Climate justice: the French Government must refute its inaction on climate change - Peter hellberg cc by 2.0

Climate justice: the French Government must refute its inaction on climate change

In an unprecedented decision handed down on Thursday 19 November, the Council of State, France’s supreme administrative court, gave France three months to "justify that the path to reduction by 2030 can be respected".

The press release of the French Council of State begins with these strong words: “For the first time, the Council of State is being called upon to rule on a case concerning compliance with commitments to reduce greenhouse gas emissions".

The case that led to this historic decision began in January 2019 when the town of Grande- Synthe, in the north of France, and its former mayor, now a Member of the European Parliament, brought an appeal before the Council of State against France's "climate inaction". This followed the French government's refusal to respond to the claimants' request to take additional measures to comply with the objectives of the Paris agreement, whose fifth anniversary will be celebrated on 12 December.

The High Court deemed Grande-Synthe's application - but not that of Damien Carême - admissible, deeming that the coastal community was "particularly exposed to the effects of climate change" and in particular to risks of submersion.

With regard to the legal scope of the UNFCCC and the Paris Agreement, invoked by the claimants, the French Council of State applied a classic grid, noting that these agreements leave it up to each signatory State to take national measures to ensure their implementation. In France, the objective of reducing greenhouse gas emissions by 40% between 1990 and 2030 is laid down in Article L. 100-4 of France’s Energy Code, which expressly mentions the United Nations Framework Convention on Climate Change and the Paris Agreement, and aims at the effective implementation of the principles laid down by that convention and agreement. In this respect, in order to effectively achieve this reduction objective, Article L. 222-1-A of the French Environmental Code entrusts a decree with the task of setting a national ceiling on greenhouse gas emissions for the period 2015-2018 and then for each consecutive five-year period. The court specified that the objectives that France set for itself in this respect must be read with these agreements in mind in order to give them full scope under French law.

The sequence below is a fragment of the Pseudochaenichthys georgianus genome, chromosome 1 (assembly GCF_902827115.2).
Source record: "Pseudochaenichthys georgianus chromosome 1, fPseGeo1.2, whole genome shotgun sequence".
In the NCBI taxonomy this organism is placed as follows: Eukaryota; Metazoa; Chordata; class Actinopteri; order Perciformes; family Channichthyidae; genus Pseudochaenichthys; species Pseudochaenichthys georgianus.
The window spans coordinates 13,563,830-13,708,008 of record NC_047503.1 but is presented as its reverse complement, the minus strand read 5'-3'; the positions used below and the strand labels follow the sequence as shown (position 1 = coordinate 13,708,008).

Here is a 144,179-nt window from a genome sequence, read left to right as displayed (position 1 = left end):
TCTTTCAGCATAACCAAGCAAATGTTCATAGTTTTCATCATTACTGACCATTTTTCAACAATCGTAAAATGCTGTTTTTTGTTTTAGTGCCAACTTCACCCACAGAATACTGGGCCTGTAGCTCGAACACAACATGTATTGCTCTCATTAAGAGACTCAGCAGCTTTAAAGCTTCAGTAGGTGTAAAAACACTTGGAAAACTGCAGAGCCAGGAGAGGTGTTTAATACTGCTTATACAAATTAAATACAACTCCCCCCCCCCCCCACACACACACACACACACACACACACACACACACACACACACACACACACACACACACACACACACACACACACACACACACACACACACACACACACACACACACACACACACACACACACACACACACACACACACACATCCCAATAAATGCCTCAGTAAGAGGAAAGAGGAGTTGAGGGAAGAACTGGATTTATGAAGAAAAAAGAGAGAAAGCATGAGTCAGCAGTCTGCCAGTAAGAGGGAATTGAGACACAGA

The Council of State notes that although France has committed to reducing its emissions by 40% by 2030, "in recent years it has regularly exceeded the emission ceilings it had set for itself and the decree of 21 April 2020 has postponed most of the reduction efforts until after 2020". Therefore, before giving a final ruling on the claim, the court asks the government to "justify, within three months, that its refusal to take additional measures is compatible with compliance to the means chosen to achieve the reduction objectives set for 2030".

If the justifications provided by the Government are not sufficient, the Council of State may then grant the request of the municipality and annul the refusal to take additional measures allowing it to meet the planned trajectory to reach the -40% target by 2030.

Photo: Peter hellberg cc by 2.0

Camille de Bueger

By Camille de Bueger

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